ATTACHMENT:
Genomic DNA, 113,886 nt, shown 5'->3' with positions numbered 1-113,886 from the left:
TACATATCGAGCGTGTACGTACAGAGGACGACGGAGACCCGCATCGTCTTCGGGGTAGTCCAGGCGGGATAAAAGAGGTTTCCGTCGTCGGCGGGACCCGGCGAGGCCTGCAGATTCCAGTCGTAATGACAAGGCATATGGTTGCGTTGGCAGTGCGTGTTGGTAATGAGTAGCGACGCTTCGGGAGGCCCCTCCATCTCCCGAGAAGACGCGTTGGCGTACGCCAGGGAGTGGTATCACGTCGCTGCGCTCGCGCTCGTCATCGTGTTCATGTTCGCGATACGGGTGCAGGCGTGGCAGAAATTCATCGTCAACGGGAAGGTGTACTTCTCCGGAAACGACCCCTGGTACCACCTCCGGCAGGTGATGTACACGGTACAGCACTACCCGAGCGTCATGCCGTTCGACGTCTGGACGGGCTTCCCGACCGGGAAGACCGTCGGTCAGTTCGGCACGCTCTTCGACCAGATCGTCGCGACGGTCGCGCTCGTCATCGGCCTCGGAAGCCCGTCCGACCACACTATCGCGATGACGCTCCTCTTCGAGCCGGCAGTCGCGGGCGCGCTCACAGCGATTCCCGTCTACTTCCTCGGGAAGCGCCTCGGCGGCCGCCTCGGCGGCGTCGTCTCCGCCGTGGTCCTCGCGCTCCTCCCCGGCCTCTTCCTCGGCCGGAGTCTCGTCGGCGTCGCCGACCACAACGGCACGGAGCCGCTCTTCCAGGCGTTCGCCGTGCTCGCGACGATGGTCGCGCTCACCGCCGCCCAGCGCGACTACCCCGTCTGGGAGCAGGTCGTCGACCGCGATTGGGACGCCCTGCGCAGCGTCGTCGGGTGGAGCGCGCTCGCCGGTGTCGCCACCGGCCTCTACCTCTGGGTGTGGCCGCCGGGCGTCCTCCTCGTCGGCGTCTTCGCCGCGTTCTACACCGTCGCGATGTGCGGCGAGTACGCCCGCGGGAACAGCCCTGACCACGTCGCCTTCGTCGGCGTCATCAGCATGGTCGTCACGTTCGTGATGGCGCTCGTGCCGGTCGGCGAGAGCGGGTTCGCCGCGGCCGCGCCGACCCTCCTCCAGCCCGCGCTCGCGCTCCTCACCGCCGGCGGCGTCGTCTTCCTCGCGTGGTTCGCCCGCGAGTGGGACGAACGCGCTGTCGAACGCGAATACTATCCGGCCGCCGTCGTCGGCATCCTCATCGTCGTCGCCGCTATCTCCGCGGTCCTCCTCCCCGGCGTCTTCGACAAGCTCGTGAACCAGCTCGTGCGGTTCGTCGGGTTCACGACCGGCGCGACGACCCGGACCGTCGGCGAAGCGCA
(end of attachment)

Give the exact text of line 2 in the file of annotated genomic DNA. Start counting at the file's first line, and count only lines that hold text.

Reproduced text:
TACATATCGAGCGTGTACGTACAGAGGACGACGGAGACCCGCATCGTCTTCGGGGTAGTCCAGGCGGGATAAAAGAGGTTTCCGTCGTCGGCGGGACCCGGCGAGGCCTGCAGATTCCAGTCGTAATGACAAGGCATATGGTTGCGTTGGCAGTGCGTGTTGGTAATGAGTAGCGACGCTTCGGGAGGCCCCTCCATCTCCCGAGAAGACGCGTTGGCGTACGCCAGGGAGTGGTATCACGTCGCTGCGCTCGCGCTCGTCATCGTGTTCATGTTCGCGATACGGGTGCAGGCGTGGCAGAAATTCATCGTCAACGGGAAGGTGTACTTCTCCGGAAACGACCCCTGGTACCACCTCCGGCAGGTGATGTACACGGTACAGCACTACCCGAGCGTCATGCCGTTCGACGTCTGGACGGGCTTCCCGACCGGGAAGACCGTCGGTCAGTTCGGCACGCTCTTCGACCAGATCGTCGCGACGGTCGCGCTCGTCATCGGCCTCGGAAGCCCGTCCGACCACACTATCGCGATGACGCTCCTCTTCGAGCCGGCAGTCGCGGGCGCGCTCACAGCGATTCCCGTCTACTTCCTCGGGAAGCGCCTCGGCGGCCGCCTCGGCGGCGTCGTCTCCGCCGTGGTCCTCGCGCTCCTCCCCGGCCTCTTCCTCGGCCGGAGTCTCGTCGGCGTCGCCGACCACAACGGCACGGAGCCGCTCTTCCAGGCGTTCGCCGTGCTCGCGACGATGGTCGCGCTCACCGCCGCCCAGCGCGACTACCCCGTCTGGGAGCAGGTCGTCGACCGCGATTGGGACGCCCTGCGCAGCGTCGTCGGGTGGAGCGCGCTCGCCGGTGTCGCCACCGGCCTCTACCTCTGGGTGTGGCCGCCGGGCGTCCTCCTCGTCGGCGTCTTCGCCGCGTTCTACACCGTCGCGATGTGCGGCGAGTACGCCCGCGGGAACAGCCCTGACCACGTCGCCTTCGTCGGCGTCATCAGCATGGTCGTCACGTTCGTGATGGCGCTCGTGCCGGTCGGCGAGAGCGGGTTCGCCGCGGCCGCGCCGACCCTCCTCCAGCCCGCGCTCGCGCTCCTCACCGCCGGCGGCGTCGTCTTCCTCGCGTGGTTCGCCCGCGAGTGGGACGAACGCGCTGTCGAACGCGAATACTATCCGGCCGCCGTCGTCGGCATCCTCATCGTCGTCGCCGCTATCTCCGCGGTCCTCCTCCCCGGCGTCTTCGACAAGCTCGTGAACCAGCTCGTGCGGTTCGTCGGGTTCACGACCGGCGCGACGACCCGGACCGTCGGCGAAGCGCA